I’m a big fan of Eberlestock packs, and I think they are innovating in ways that other pack brands simply do not. The mainframe pack setup is simply ingenious, and the fact that Eberlestock packs clip into one another and work together is something that makes them useful in almost any situation. However, this year Eberlestock had something else in store for SHOT visitors, the new Dopplel:ganger camo pattern. This pattern is designed for use at any engagement distance, and it works by forcing animals to focus on one layer among many in the pattern.

Another SHOT highlight, I was able to meet Glen Eberle, creator of the brand and the Doppel:ganger pattern, at the Eberlestock booth. He discussed the process of creating the pattern and the unexpected result of finding the image of a fierce cat in the corner of the pattern afterward. The image of the cat surprised even Eberle, and right then and there he decided it was the hunter’s doppleganger, and probably the coolest marketing plan for a camo pattern was born. I’m certainly a fan, and I can wait to check out one of their packs in the new pattern this year.


New Optics

SHOT Show is all about optics as well, and this may be the category where I looked at the most products. However instead of starting with a new binocular or spotting scope, I want to highlight the Leupold LTO Thermal Scope. This sleek, hand-held device is ultra-compact and it weighs next to nothing, but what it brings to scouting and game recovery in the field is what really caught my eye. The thermal imaging tech is much clearer than other affordable models I’ve seen, and the device features several color modes and a push button 1-6x zoom (stopping on each power 1x, 2x, etc.) This device registers targets at up to 600 yards and can pick out a full target like a deer at 200 yards, and at only $699, this optic is a steal for what it offers.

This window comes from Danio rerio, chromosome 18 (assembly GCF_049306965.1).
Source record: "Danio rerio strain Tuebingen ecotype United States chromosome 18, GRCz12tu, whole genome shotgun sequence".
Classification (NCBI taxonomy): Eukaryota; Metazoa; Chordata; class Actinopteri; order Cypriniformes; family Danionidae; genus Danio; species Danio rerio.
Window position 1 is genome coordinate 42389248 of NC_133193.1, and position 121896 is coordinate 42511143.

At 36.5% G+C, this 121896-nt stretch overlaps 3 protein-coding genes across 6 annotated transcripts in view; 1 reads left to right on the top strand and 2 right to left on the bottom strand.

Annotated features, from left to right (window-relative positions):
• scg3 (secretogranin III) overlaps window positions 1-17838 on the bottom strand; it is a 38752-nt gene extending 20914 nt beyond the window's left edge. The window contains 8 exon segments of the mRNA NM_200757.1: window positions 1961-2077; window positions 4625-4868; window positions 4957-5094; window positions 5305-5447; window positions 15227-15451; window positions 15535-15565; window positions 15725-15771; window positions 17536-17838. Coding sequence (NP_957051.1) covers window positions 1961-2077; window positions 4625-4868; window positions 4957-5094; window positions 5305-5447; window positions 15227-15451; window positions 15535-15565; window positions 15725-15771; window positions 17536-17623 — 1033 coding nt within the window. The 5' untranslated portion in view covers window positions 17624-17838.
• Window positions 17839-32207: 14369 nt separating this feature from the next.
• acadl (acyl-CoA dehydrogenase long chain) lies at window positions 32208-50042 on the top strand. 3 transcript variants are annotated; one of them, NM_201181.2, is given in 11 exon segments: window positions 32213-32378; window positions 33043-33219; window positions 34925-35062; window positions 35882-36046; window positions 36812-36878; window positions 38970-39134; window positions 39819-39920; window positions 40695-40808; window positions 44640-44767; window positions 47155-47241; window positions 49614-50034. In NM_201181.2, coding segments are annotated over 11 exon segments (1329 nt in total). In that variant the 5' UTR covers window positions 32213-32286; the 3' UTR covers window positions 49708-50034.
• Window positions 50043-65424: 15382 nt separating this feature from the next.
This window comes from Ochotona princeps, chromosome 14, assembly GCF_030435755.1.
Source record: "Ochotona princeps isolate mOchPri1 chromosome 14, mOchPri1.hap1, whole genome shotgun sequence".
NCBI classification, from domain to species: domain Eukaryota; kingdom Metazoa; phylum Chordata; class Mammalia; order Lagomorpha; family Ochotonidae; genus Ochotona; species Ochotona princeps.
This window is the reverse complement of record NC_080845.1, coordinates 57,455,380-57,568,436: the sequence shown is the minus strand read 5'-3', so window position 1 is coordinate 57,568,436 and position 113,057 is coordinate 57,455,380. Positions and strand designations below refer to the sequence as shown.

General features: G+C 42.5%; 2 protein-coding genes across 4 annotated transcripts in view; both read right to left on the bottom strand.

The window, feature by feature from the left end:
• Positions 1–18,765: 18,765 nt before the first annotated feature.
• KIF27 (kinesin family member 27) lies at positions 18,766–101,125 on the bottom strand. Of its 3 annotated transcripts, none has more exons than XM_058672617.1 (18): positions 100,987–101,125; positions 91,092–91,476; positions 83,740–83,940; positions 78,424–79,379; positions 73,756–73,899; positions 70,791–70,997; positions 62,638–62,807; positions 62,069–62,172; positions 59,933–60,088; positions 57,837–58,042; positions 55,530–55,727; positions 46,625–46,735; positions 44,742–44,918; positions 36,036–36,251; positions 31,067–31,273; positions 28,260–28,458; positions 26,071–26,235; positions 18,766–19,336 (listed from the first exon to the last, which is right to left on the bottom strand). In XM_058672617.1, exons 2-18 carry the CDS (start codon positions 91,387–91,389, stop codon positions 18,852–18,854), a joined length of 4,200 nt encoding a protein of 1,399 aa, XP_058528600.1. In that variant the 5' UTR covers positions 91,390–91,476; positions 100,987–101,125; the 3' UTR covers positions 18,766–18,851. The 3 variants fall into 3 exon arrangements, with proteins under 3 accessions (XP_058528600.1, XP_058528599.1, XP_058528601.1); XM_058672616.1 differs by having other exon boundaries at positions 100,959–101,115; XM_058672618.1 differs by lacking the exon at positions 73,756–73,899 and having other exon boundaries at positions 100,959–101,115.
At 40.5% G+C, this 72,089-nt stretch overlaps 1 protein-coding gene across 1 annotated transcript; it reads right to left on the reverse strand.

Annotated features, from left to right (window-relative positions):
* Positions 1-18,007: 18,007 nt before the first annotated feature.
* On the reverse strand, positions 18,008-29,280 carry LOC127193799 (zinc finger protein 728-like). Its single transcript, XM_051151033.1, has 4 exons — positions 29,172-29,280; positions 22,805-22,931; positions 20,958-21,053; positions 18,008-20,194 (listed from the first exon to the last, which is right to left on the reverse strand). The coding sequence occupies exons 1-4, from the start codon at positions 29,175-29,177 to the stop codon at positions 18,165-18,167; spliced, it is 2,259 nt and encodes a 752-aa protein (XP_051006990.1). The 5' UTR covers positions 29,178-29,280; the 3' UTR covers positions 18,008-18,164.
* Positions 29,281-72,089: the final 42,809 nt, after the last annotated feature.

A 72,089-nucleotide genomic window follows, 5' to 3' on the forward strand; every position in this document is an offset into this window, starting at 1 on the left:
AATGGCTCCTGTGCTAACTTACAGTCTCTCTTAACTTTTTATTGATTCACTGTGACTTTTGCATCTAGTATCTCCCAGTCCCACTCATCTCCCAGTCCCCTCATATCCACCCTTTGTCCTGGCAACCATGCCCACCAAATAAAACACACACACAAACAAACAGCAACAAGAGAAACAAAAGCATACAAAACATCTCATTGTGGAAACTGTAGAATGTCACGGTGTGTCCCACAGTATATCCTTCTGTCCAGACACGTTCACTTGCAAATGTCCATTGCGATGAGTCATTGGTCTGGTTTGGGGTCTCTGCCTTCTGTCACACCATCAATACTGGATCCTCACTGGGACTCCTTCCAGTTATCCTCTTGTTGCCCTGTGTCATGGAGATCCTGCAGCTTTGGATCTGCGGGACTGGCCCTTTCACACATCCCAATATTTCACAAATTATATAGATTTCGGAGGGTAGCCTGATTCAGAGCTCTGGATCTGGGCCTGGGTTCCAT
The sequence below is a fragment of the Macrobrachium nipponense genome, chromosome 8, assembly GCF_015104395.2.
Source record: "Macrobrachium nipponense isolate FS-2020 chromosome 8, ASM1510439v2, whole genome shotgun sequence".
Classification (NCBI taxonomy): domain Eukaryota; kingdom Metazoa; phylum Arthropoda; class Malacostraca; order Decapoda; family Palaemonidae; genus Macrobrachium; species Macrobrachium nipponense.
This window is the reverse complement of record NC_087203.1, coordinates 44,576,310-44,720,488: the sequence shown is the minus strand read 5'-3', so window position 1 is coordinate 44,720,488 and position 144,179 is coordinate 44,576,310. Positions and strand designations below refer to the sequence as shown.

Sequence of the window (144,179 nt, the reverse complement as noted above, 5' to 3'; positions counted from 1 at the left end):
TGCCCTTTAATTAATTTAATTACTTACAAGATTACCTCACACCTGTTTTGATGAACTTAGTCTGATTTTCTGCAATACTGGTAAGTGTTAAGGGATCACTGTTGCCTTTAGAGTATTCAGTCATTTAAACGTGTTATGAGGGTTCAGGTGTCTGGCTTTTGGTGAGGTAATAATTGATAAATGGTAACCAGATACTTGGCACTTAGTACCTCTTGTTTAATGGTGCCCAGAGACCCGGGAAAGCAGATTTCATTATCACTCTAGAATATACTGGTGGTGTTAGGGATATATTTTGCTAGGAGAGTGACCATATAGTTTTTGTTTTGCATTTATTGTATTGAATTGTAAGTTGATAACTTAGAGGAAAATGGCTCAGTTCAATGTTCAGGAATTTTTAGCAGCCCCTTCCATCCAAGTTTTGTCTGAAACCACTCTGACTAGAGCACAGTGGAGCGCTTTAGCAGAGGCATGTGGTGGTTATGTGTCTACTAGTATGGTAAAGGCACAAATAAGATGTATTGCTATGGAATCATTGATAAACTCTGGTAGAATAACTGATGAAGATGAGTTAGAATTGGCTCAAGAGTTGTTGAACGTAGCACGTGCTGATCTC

It’s tempting to choose the Nikon LaserForce rangefinding binocular as my other favorite optic from SHOT, but instead I’ll focus on a regular Nikon binocular that really caught my eye – the Monarch HG. Gritr Sports writer Tony Martins selected the same binocular in his Best of SHOT Hunting, and at the risk of too much overlap, this binocular makes my list as well. The Monarch HG utilizes Nikon’s Field Lens Flattening System to replace the normal convex lenses with flat lenses, and the result is unforgettable. The moment I put these binoculars up to my eyes, I was impressed with how fast the image came up and how remarkably clear it was. The extremely wide field of view offered in these binoculars was impressive as well. As far as 2017 binoculars go, these were my favorite mid-range priced binocular.


David Link

I grew up in the Midwest with a strong background in the outdoors. My father, grandfathers, and a whole host of uncles exposed me to hunting, fishing, and even some rarer outdoor activities like mushroom hunting. I feel fortunate to have grown up in small town America with such an opportunity to experience the natural order of things, and I believe that safety and outdoor ethics always come first. During my youth, I also learned that firearms are tools meant to be cherished and respected, not feared. The great privilege of being human is having choice, and we should always honor the rights of the men and women who make correct choices so our world isn’t compromised by those who make poor choices. Today in addition to writing for Gritr Sports, the Rocky Mountains are my playground, and I enjoy exploring the natural spaces of this world through writing, photography, drawing, and painting. Get out an enjoy the majesty of nature, but always do your best to leave it as you found it.

Comments (1)

  • Tony Martinssays:

    January 27, 2017 at 7:57 pm

    We converged on more than binoculars David! I looked at the new Ruger Mark IV also, and share your enthusiasm for it! It really catches your eye and the grip feels so familiar. I’d really like to give this one a try — I’m just not much of a handgun hunter, so it didn’t make my list. Plan to ask Larry Weishuhn next weekend if he’s field tested the 22/45.